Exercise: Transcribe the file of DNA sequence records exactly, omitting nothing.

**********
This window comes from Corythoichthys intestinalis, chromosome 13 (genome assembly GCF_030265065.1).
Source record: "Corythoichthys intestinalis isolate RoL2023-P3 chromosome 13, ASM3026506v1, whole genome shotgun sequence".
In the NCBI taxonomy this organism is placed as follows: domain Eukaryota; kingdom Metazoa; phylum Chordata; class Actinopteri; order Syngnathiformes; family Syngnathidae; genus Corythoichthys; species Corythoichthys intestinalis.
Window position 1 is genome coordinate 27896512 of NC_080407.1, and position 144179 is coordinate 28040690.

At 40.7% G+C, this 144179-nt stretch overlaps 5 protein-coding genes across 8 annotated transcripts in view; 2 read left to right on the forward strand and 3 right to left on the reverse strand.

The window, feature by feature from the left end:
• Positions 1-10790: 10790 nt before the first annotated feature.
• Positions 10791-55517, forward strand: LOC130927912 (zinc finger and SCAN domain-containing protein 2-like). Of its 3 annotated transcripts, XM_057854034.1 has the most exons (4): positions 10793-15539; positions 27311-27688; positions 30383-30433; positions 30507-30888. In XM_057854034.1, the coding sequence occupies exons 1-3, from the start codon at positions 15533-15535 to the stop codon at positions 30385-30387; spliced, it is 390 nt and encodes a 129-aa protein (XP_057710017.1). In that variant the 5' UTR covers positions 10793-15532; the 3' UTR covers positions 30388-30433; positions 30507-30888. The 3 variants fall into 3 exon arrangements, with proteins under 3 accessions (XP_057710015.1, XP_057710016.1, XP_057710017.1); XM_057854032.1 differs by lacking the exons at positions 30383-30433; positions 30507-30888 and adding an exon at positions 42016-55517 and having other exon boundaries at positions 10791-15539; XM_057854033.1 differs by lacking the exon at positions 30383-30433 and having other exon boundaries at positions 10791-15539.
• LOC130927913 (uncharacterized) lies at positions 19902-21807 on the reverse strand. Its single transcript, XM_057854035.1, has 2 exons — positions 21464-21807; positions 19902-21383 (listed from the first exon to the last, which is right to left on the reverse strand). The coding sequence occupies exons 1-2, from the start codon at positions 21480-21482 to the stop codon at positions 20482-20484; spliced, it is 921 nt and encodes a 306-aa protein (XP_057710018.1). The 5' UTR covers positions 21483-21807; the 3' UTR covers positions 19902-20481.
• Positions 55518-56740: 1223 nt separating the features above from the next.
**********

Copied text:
This window comes from Corythoichthys intestinalis, chromosome 13 (genome assembly GCF_030265065.1).
Source record: "Corythoichthys intestinalis isolate RoL2023-P3 chromosome 13, ASM3026506v1, whole genome shotgun sequence".
In the NCBI taxonomy this organism is placed as follows: domain Eukaryota; kingdom Metazoa; phylum Chordata; class Actinopteri; order Syngnathiformes; family Syngnathidae; genus Corythoichthys; species Corythoichthys intestinalis.
Window position 1 is genome coordinate 27896512 of NC_080407.1, and position 144179 is coordinate 28040690.

At 40.7% G+C, this 144179-nt stretch overlaps 5 protein-coding genes across 8 annotated transcripts in view; 2 read left to right on the forward strand and 3 right to left on the reverse strand.

The window, feature by feature from the left end:
• Positions 1-10790: 10790 nt before the first annotated feature.
• Positions 10791-55517, forward strand: LOC130927912 (zinc finger and SCAN domain-containing protein 2-like). Of its 3 annotated transcripts, XM_057854034.1 has the most exons (4): positions 10793-15539; positions 27311-27688; positions 30383-30433; positions 30507-30888. In XM_057854034.1, the coding sequence occupies exons 1-3, from the start codon at positions 15533-15535 to the stop codon at positions 30385-30387; spliced, it is 390 nt and encodes a 129-aa protein (XP_057710017.1). In that variant the 5' UTR covers positions 10793-15532; the 3' UTR covers positions 30388-30433; positions 30507-30888. The 3 variants fall into 3 exon arrangements, with proteins under 3 accessions (XP_057710015.1, XP_057710016.1, XP_057710017.1); XM_057854032.1 differs by lacking the exons at positions 30383-30433; positions 30507-30888 and adding an exon at positions 42016-55517 and having other exon boundaries at positions 10791-15539; XM_057854033.1 differs by lacking the exon at positions 30383-30433 and having other exon boundaries at positions 10791-15539.
• LOC130927913 (uncharacterized) lies at positions 19902-21807 on the reverse strand. Its single transcript, XM_057854035.1, has 2 exons — positions 21464-21807; positions 19902-21383 (listed from the first exon to the last, which is right to left on the reverse strand). The coding sequence occupies exons 1-2, from the start codon at positions 21480-21482 to the stop codon at positions 20482-20484; spliced, it is 921 nt and encodes a 306-aa protein (XP_057710018.1). The 5' UTR covers positions 21483-21807; the 3' UTR covers positions 19902-20481.
• Positions 55518-56740: 1223 nt separating the features above from the next.